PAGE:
current equiv-contexts, then we set the interpreter state's equiv-contexts
field to that object while interpreting the second argument. This can be used
to (conditionally) exit an unequiv context.
- For fgl-time-fn, we interpret the first argument and use that as a
time$ format specifier for timing the interpretation of the second
argument, returning the result from the second argument.
- For fgl-prog2, we interpret the first argument under the
unequiv equivalence context, discarding the result; then interpret the
second argument under the current equivalence context and return its result.
- For fgl-interp-obj, we first check that we're in an unequiv
equivalence context. Then we interpret the first argument. If its result is a
concrete object whose value satisfies pseudo-term-p, then we interpret
that term and return its result.
Interpreting Function Calls -- Generic Case
Generic function calls are run by fgl-interp-fncall after reducing the
arguments to a list of symbolic objects. This looks up the function mode of the function and, depending on the
restrictions encoded in that mode, may do some or all of the following:
- If all the arguments are explicit, i.e. symbolic objects of the g-concrete kind, then try to execute the function using magic-ev-fncall. If it runs successfuly, return the result as a
- Otherwise try applying each of the rules enabled for that function in the
fgl-rewrite-rules table using fgl-rewrite-try-rule. These may be
rewrite, meta, or primitive rules. If any of those rules succeeds, return the
symbolic object produced by recursively interpreting the RHS of the rule under
the unifying substitution.
- Otherwise try executing a primitive associated with that function; see
fgl-primitive-and-meta-rules. If successful, return the value from that primitive.
- Otherwise, if there exists a rule with rune (:definition fnname), or
if there are rewrite/definition rules for that function listed in the
fgl-definition-rules table, then try rewriting the call using those
- Finally, if none of the above were successful, produce the object
(g-apply fnname args).
This completes the overview of how a term is interpreted and turned into
either a symbolic object (fgl-object) or Boolean formula. Next we
describe three subroutines that we skipped describing above:
fgl-rewrite-try-rule, which attempts to apply a rewrite rule;
fgl-interp-simplify-if-test, which coerces a symbolic object into a Boolean
formula; and fgl-interp-merge-branches, which merges two branches of an IF
test. This will also lead us to discuss fgl-interp-add-constraints, which
adds Boolean constraints according to a set of rules activated when introducing
a new Boolean variable representing some term.
Applying Rewrite Rules
fgl-rewrite-try-rule takes a rule, a function name, and a list of
arguments which are FGL symbolic objects. The rule may be a rewrite, meta, or
primitive rule. For a primitive rule, the primitive function indicated by the
rule is run on the function and arguments, and we return the object it produces
if successful. For a meta rule, the metafunction indicated is run, and if
successful we recursively interpret the term returned under the bindings
returned. For a rewrite rule, we first try to unify the LHS of the rule with
the input function/arguments. If successful, we then try to relieve the hyps
of the rule by calling fgl-interp-test on each one and checking that the
result is (syntactically) constant-true. We also check syntaxp and
bind-free hyps, the latter of which might extend the unifying substitution
with some free variable bindings.
If the hypotheses are all relieved, then we recurs on the conclusion using
fgl-interp-term and return the result unless there were errors recorded in
the interpreter state. Errors are passed up to the caller except for the
special error produced by abort-rewrite, which only causes the current
rule application to fail.
During this process, various helper functions are also called to support
tracing (see fgl-rewrite-tracing) and accumulated-persistence-style
profiling, but none of these are logically relevant.
Application of binder rules is similar, but with slightly different logical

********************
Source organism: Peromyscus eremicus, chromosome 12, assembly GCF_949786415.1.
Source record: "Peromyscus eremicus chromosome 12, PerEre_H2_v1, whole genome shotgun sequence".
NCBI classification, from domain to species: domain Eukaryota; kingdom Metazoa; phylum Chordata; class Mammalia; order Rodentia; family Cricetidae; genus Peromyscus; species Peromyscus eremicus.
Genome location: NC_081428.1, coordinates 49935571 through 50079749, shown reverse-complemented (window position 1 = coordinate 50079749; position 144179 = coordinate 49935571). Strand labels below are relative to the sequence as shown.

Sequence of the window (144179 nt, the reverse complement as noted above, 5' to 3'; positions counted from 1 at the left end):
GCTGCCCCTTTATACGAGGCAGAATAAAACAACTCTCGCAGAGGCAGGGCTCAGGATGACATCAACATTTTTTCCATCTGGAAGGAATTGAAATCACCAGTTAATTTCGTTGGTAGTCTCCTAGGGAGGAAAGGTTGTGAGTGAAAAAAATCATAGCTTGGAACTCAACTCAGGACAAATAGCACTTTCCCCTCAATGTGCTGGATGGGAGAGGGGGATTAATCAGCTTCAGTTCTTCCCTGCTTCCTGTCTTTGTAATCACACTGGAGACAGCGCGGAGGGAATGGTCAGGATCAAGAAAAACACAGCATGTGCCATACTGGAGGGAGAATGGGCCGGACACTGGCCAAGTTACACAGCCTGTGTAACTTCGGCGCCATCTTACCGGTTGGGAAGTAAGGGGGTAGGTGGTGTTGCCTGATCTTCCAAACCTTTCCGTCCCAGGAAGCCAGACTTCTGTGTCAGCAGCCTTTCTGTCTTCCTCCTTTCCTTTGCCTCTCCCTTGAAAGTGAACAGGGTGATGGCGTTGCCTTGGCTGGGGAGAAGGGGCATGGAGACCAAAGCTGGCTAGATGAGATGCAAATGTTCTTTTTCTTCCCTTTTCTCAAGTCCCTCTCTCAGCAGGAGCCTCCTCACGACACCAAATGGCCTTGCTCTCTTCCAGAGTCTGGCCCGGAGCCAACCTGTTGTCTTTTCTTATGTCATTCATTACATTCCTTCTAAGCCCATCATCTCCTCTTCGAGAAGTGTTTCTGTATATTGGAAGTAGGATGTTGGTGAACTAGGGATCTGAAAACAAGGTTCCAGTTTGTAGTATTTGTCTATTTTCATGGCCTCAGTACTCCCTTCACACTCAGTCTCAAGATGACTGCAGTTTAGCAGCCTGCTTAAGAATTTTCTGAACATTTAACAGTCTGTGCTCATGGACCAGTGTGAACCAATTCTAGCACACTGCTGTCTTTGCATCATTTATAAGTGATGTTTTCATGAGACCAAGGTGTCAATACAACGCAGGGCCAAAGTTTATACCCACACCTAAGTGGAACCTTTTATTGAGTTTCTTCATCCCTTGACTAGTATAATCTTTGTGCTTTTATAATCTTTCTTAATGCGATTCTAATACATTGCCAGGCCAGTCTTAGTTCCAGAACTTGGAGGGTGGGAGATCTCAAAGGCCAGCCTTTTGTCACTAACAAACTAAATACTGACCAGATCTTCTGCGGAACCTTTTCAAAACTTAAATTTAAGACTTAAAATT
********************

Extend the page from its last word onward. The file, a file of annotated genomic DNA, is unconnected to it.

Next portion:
contracts for the rules and very slightly different behavior. For binder
rules, we unify the argument list with the argument list of the LHS of the
rule, omitting the initial argument of the LHS which must be the variable to be
bound. Binder rules also specify the equivalence context under which the RHS
must be rewritten.
Simplifying IF Tests
fgl-interp-simplify-if-test takes a symbolic object and attempts to
reduce it to an IFF-equivalent Boolean formula. For some varieties of symbolic
object, this is trivial: :g-concrete objects' truth value is just the
truth value of the quoted value, g-integer and g-cons objects are
always nonnil, g-map objects are nonnil unless their alist field is
exactly NIL, and g-boolean objects' truth values are given by their
Boolean formulas. This leaves g-var, g-ite, and g-apply objects.
For g-ite objects, we coerce the test sub-object into a Boolean
formula using fgl-interp-simplify-if-test recursively. Then, similar to
symbolic interpretation of IF, we recur on the then object unless the test
formula is syntactically falsified by the path condition, we recur on the
else branch unless the test formula is syntactically true under the path
condition, and we then merge the branches by creating the if-then-else of the
Boolean formulas if both branches were run.
For g-var objects, we assign a fresh Boolean variable to the object,
storing the association in the Boolean variable database (bvar-db) of the
interpreter state, unless the object already has an associated Boolean
variable, in which case we return it.
For g-apply objects, we first rewrite the function call under an IFF
context. In many cases this is redundant, but in some cases it may produce
reductions. If rewriting is successful, we recursively apply
fgl-simplify-if-test to the result. Otherwise, we look up the function
call object in the bvar-db and return the associated Boolean variable, if
any, or else introduce a fresh one and record that association. Finally, if a
new Boolean variable was introduced, we process the object with
fgl-interp-add-constraints (see below) to record any constraints on the new
Merging IF Branches
fgl-interp-merge-branches takes a Boolean formula for an IF test and
symbolic objects for the then and else branch values, and returns a new
symbolic object encapsulating the if-then-else.
It first checks for trivial cases -- test constant true, test constant false,
or branches equal -- and returns the obvious results in those cases.
Otherwise, if either branch is a function call (g-apply) object, then it
tries applying branch merge rules for those functions using
fgl-rewrite-try-rule applied to the IF. If any of these are successful, it
returns the result.
Otherwise, if both branches are calls of the same function, it recursively
merges the argument lists and returns the function applied to the merged
arguments. Otherwise, it calls helper function
interp-st-fgl-object-basic-merge, which merges basic symbolic objects
together when their types match, otherwise either producing an
if-then-else (g-ite) object or an error, depending on the configuration
setting of make-ites. (See also fgl-handling-if-then-elses.)
Introducing Boolean Constraints